In a night-and-day about-face from the shadowy “King of Bain” ads released earlier this month, the pro-Gingrich Super PAC opted instead for a more light-hearted approach to discrediting Mitt Romney on Wednesday.
The latest ad from Winning Our Future, a Super PAC that supports but does not coordinate with Newt Gingrich, seeks to paint Mitt Romney as both a flip-flopper and President Obama’s political twin.
“I agreed with Governor Romney on many things,” a cartoonified Obama says facing off against Romney from a general election-style debate podium. “But this presidential candidate Romney, I don’t even know the guy. Then again, he doesn’t seem to know himself.”
The 60-second spot is the latest episode in Newt v. Mitt Super PAC ad battle that has dominated the airwaves beginning in Iowa, moving through New Hampshire and now erupting in South Carolina.
Over the past two weeks the two Super PACs have spent a combined $3.8 million on advertising in the Palmetto State. That’s nearly three times the amount the Romney and Gingrich campaigns have spent.
And while ads that come directly from the Romney and Gingrich campaigns are, more often than not, positive, the commercials put out by their supporting Super PACs are almost always negative.
The pro-Gingrich Super PAC has 10 ads posted online, five of which attack Romney.
Of the nine ads Restore Our Future, the pro-Romney Super PAC, has posted online, six attack Gingrich, two go after Rick Santorum and only one is a positive ad supporting Romney.
Both PACs have been attacked for airing ads that “contain gross inaccuracies,” as Gingrich put it.
For example, the latest anti-Gingrich ad from the pro-Romney Super PAC claims the former House speaker co-sponsored a bill with Democratic House Majority Leader Nancy Pelosi that supported China’s one-child policy, a claim that Politifact found to be completely false.
The bill cited in the ad did give funds to the United Nations Population Fund, which promotes family planning in developing countries, but included a provision that specifically prevented those funds from being spent to support China’s one-child policy.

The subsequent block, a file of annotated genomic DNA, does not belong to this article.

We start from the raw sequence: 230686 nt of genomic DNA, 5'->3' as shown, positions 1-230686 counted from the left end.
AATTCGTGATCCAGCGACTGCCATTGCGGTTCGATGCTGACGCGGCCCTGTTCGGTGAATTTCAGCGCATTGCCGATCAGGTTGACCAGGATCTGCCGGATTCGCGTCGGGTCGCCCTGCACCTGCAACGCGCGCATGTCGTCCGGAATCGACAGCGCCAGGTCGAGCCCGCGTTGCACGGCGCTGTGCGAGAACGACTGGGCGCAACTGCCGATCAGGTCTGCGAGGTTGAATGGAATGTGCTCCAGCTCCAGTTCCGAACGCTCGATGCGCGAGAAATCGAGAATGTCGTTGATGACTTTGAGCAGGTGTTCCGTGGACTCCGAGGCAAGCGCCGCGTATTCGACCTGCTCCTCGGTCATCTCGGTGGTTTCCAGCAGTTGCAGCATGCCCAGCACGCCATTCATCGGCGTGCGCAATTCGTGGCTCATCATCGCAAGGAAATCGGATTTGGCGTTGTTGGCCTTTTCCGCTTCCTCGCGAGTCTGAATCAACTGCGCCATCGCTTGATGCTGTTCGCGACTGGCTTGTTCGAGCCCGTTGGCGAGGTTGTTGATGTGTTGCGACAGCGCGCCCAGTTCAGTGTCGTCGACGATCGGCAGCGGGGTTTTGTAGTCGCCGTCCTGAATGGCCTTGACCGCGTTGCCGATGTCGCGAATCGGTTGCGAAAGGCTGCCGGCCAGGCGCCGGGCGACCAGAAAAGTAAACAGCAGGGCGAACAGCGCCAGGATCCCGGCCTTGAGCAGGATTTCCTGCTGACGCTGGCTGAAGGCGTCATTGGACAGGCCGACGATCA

Both Romney and Gingrich have called for any inaccurate ads to be taken off the air, but that hasn’t stopped a pro-Gingrich Super PAC from purchasing an anti-Romney documentary labeling Romney a “corporate raider” who is “more ruthless than Wall Street.”
The ads, which aired in both 1-minute and 30-second spots in South Carolina, accuse Romney of being responsible for closing four companies, and laying off workers in “nearly every U.S. state.” But three of the highlighted companies did not go bankrupt until years after Romney left Bain.
In interviews with the Wall Street Journal, three employees interviewed in the film said they actually got raises while Romney was at the reins. “It wasn’t true,” said Tracy Jones, referring to the allegations in the film. Jones is a former employee at the washing machine manufacturer UniMac, which Bain took over for a short period.
Jones said “Bain wasn’t even a topic” during her interview with filmmakers.
“That ad is an ad that no respectable political consultant would ever run,” said Mike Hudome, the president of MH Media who produced ads for John McCain’s 2008 campaign. “The Gingrich Super PAC bought it and they should be ashamed of themselves.”
But while the candidates constantly disavow the sometimes nasty and often truth-twisting ads produced by their respective Super PACs, they are banned by federal law from forcing the independent groups to remove or revise their attacks, a move that would be considered “coordination.”
Instead, it is up to the broadcast stations running the ads to determine if they are factual and adequately sourced before the station agrees to air them, said former Federal Elections Commission Chairman Michael Toner.
If a candidate believes the ad is untrue, they can request that the station take it down or, in rare cases, file libel, slander or defamation suits. But it is highly unlikely those civil lawsuits would be resolved before the election, Toner said.